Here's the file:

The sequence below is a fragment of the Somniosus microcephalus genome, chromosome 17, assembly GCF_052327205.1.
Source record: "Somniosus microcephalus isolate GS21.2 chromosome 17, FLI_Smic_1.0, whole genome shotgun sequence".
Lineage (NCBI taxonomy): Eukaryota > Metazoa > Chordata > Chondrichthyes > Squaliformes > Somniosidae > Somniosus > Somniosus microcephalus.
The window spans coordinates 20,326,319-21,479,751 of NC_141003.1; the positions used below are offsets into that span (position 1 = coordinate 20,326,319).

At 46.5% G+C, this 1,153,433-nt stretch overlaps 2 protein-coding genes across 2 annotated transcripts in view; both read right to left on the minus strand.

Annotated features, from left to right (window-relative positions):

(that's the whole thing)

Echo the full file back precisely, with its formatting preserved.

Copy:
The sequence below is a fragment of the Somniosus microcephalus genome, chromosome 17, assembly GCF_052327205.1.
Source record: "Somniosus microcephalus isolate GS21.2 chromosome 17, FLI_Smic_1.0, whole genome shotgun sequence".
Lineage (NCBI taxonomy): Eukaryota > Metazoa > Chordata > Chondrichthyes > Squaliformes > Somniosidae > Somniosus > Somniosus microcephalus.
The window spans coordinates 20,326,319-21,479,751 of NC_141003.1; the positions used below are offsets into that span (position 1 = coordinate 20,326,319).

At 46.5% G+C, this 1,153,433-nt stretch overlaps 2 protein-coding genes across 2 annotated transcripts in view; both read right to left on the minus strand.

Annotated features, from left to right (window-relative positions):